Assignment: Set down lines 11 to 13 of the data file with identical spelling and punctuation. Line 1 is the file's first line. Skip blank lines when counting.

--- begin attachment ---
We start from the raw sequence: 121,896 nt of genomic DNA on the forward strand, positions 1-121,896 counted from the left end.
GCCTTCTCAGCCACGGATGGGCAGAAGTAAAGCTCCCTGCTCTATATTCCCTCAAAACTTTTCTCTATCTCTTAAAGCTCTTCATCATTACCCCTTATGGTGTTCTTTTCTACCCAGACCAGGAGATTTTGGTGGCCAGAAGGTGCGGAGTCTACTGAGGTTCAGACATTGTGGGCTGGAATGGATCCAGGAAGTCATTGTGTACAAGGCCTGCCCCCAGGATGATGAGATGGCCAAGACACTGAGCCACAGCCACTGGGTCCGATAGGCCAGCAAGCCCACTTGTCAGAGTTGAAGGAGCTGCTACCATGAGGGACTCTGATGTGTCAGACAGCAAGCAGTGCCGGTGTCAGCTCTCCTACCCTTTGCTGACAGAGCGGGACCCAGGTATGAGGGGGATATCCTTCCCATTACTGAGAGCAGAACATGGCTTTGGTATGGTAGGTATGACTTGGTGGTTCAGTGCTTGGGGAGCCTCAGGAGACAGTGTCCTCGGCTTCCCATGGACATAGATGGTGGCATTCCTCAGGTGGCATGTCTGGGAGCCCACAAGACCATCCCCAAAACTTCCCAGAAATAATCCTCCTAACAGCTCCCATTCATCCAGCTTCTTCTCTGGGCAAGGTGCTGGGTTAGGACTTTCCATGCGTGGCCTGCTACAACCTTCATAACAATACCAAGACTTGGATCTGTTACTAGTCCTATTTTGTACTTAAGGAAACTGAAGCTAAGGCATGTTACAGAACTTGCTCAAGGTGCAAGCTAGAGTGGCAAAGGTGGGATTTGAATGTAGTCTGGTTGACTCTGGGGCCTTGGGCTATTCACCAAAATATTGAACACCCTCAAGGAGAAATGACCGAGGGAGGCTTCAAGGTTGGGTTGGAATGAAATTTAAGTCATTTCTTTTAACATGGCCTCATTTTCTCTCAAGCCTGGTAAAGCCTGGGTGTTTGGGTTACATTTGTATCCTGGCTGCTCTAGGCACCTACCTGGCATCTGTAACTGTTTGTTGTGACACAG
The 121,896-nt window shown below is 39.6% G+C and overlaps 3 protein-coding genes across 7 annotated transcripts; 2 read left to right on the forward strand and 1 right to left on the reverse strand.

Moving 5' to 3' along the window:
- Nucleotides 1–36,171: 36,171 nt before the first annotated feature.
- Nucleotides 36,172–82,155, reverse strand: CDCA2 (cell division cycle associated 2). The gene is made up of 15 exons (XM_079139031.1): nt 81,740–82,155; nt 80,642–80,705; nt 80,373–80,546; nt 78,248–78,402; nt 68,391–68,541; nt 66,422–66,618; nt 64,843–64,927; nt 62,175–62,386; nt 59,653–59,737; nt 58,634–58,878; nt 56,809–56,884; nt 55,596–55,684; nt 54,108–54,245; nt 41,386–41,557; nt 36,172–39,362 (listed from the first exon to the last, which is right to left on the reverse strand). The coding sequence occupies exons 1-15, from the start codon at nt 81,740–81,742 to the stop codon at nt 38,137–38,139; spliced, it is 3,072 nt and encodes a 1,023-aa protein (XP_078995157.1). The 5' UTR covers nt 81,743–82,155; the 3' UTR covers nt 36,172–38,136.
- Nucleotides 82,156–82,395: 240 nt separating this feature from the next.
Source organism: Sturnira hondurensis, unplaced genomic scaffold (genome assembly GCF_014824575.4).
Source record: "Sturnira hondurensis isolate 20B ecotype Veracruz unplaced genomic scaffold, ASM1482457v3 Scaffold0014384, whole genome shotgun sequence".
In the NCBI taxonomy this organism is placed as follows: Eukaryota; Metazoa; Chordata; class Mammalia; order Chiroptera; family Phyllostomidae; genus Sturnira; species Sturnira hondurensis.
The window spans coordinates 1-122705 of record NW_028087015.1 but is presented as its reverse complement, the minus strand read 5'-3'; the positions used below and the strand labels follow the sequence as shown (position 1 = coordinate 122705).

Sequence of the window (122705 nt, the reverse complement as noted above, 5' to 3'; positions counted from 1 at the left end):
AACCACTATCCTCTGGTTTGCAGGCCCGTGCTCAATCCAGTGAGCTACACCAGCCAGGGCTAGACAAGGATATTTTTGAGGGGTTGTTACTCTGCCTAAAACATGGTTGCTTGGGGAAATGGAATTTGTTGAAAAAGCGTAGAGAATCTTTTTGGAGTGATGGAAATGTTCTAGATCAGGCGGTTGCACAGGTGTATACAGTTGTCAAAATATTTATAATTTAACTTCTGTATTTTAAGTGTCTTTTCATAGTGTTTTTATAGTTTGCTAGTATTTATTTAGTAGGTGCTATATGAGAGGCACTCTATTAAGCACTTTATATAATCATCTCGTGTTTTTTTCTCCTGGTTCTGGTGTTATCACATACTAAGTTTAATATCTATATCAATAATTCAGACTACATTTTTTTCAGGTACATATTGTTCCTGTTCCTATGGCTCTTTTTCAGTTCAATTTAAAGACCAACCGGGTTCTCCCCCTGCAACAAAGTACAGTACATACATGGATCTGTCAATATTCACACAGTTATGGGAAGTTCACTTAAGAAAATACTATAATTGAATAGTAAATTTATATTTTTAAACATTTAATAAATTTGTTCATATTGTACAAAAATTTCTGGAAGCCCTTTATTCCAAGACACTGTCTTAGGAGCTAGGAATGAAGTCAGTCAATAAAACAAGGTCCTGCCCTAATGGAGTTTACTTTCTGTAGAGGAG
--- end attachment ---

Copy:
The window spans coordinates 1-122705 of record NW_028087015.1 but is presented as its reverse complement, the minus strand read 5'-3'; the positions used below and the strand labels follow the sequence as shown (position 1 = coordinate 122705).

Sequence of the window (122705 nt, the reverse complement as noted above, 5' to 3'; positions counted from 1 at the left end):
AACCACTATCCTCTGGTTTGCAGGCCCGTGCTCAATCCAGTGAGCTACACCAGCCAGGGCTAGACAAGGATATTTTTGAGGGGTTGTTACTCTGCCTAAAACATGGTTGCTTGGGGAAATGGAATTTGTTGAAAAAGCGTAGAGAATCTTTTTGGAGTGATGGAAATGTTCTAGATCAGGCGGTTGCACAGGTGTATACAGTTGTCAAAATATTTATAATTTAACTTCTGTATTTTAAGTGTCTTTTCATAGTGTTTTTATAGTTTGCTAGTATTTATTTAGTAGGTGCTATATGAGAGGCACTCTATTAAGCACTTTATATAATCATCTCGTGTTTTTTTCTCCTGGTTCTGGTGTTATCACATACTAAGTTTAATATCTATATCAATAATTCAGACTACATTTTTTTCAGGTACATATTGTTCCTGTTCCTATGGCTCTTTTTCAGTTCAATTTAAAGACCAACCGGGTTCTCCCCCTGCAACAAAGTACAGTACATACATGGATCTGTCAATATTCACACAGTTATGGGAAGTTCACTTAAGAAAATACTATAATTGAATAGTAAATTTATATTTTTAAACATTTAATAAATTTGTTCATATTGTACAAAAATTTCTGGAAGCCCTTTATTCCAAGACACTGTCTTAGGAGCTAGGAATGAAGTCAGTCAATAAAACAAGGTCCTGCCCTAATGGAGTTTACTTTCTGTAGAGGAG